Gray machine ban moves into the final stage of consideration
Legislation to ban so-called “gray machines” throughout Kentucky easily passed out of committee Tuesday. The House bill now goes to the full Senate. The machines are found primarily in service stations and convenience stores. Kentucky Chamber of Commerce President Ashley Watts said her business organization hasn’t received one call in opposition to the ban.
“Our members elected to support banning these machines because of the way in which they were instituted, illegally, without government authorization or oversight. We have made our position on this issue very transparent both publicly and within our membership,” said Watts.
Testifying in support of the ban was Larry Arnett representing a military veterans’ organization. He said charitable gaming revenues for veterans’ groups have already been cut in half. Arnett said beneficiaries of money from this form of charitable gaming include tornado and flood victims.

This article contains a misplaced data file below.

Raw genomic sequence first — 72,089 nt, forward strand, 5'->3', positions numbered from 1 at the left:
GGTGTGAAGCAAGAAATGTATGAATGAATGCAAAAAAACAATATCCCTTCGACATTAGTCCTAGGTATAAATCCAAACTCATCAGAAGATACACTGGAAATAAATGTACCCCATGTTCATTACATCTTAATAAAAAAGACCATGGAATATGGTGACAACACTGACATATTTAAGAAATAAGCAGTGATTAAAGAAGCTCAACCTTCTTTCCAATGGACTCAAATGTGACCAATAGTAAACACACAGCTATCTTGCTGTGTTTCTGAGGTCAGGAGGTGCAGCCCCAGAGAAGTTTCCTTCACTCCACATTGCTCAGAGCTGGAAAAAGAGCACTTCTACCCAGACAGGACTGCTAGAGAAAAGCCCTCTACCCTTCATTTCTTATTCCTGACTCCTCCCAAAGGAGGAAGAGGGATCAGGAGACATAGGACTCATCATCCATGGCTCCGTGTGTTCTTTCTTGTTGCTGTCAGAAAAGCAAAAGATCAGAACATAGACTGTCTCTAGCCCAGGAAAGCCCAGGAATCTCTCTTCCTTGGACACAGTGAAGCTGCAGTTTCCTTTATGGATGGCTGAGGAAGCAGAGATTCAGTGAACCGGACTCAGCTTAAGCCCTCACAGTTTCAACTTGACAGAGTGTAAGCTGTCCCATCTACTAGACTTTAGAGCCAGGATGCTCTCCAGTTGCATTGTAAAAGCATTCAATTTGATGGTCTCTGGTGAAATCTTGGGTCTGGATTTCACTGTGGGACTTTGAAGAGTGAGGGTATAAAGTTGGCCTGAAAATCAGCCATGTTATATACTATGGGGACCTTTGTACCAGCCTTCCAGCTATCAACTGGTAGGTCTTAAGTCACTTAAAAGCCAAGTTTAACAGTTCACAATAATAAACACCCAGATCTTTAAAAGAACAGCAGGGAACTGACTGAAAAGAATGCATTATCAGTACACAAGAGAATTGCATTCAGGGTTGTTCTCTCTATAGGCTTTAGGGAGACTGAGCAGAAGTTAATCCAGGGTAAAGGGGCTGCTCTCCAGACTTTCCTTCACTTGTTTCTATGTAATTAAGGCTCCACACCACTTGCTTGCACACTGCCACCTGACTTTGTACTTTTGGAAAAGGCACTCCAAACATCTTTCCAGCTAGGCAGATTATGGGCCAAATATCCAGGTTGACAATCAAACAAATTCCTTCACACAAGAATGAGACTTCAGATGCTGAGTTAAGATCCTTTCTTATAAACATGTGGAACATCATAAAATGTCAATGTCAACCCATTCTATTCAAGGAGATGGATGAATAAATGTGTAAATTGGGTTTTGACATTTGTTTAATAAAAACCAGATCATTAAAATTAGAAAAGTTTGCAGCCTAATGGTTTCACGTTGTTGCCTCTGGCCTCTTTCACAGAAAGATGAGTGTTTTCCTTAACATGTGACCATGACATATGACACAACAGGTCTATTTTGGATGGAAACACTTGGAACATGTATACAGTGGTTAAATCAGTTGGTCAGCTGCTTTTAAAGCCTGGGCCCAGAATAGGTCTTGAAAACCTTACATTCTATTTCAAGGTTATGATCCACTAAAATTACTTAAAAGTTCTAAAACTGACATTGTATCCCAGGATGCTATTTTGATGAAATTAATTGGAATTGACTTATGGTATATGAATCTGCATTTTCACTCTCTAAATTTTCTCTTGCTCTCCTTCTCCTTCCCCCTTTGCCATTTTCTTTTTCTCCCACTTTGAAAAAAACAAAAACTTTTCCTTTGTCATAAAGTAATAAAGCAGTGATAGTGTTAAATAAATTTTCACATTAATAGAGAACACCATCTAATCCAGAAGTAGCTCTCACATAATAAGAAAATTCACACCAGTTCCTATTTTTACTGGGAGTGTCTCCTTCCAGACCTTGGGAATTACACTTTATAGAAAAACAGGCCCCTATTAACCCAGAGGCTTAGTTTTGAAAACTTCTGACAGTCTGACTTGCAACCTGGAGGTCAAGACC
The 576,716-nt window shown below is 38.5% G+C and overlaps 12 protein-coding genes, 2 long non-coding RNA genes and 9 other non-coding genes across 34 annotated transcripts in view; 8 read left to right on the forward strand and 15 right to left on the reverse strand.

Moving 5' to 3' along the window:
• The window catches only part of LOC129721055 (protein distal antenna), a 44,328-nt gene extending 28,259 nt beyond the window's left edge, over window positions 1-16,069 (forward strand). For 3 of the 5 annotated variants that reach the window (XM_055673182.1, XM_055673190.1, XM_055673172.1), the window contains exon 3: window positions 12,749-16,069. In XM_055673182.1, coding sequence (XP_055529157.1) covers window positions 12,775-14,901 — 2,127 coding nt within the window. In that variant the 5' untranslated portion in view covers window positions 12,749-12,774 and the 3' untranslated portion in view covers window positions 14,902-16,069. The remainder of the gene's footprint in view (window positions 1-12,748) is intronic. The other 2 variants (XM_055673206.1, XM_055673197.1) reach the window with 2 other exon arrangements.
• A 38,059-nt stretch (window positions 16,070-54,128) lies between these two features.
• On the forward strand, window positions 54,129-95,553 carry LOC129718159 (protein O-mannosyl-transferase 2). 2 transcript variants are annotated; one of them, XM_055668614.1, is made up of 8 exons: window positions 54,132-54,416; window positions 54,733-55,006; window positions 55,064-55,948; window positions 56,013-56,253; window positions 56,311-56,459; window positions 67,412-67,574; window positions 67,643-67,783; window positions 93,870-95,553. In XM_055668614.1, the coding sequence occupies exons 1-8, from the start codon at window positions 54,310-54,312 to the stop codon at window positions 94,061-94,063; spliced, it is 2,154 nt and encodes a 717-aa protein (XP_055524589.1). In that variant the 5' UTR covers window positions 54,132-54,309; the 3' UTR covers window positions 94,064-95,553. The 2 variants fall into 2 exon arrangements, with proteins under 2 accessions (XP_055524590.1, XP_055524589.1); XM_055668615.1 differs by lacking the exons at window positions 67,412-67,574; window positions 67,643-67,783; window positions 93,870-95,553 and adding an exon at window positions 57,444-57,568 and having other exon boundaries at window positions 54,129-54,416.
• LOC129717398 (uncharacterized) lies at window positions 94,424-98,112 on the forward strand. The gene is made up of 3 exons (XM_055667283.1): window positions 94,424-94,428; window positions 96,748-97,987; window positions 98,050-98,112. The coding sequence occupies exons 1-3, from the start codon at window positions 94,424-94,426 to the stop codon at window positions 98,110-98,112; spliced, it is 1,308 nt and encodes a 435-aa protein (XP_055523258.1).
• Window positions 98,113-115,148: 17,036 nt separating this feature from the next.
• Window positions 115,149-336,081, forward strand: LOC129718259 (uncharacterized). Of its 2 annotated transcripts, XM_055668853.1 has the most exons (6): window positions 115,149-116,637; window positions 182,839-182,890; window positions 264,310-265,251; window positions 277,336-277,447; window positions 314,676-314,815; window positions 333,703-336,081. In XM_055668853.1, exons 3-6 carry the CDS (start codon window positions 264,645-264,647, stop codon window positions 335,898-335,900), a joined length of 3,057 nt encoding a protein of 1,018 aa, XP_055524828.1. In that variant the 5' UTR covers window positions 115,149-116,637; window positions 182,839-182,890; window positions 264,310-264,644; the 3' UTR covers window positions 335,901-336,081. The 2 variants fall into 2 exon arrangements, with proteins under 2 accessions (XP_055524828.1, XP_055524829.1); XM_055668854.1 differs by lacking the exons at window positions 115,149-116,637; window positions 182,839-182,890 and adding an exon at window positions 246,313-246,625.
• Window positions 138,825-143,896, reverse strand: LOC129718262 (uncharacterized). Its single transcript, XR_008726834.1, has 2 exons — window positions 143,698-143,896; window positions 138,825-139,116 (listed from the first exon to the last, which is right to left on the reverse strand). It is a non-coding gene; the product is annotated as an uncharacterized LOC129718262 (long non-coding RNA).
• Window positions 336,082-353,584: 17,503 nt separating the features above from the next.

Representing this gaming industry, Bob Heleringer said ban supporters who say the machines are an illegal form of gambling are just expressing an opinion.
“Whose opinion does matter on that, county attorneys, commonwealth attorneys, Kentucky State Police. Where are they? Could we not bring one of them in here? 120 county attorneys we have. 57 commonwealth attorneys. Where are they?” asked Heleringer.
Prominent Technologies Compliance Officer Howard Greer told the panel these games should not be considered gambling. He said players can develop skills in games and, quote, “win every time.” Greer said small businesses can use revenue from these games to pay more competitive salaries and help keep prices low on goods and services.
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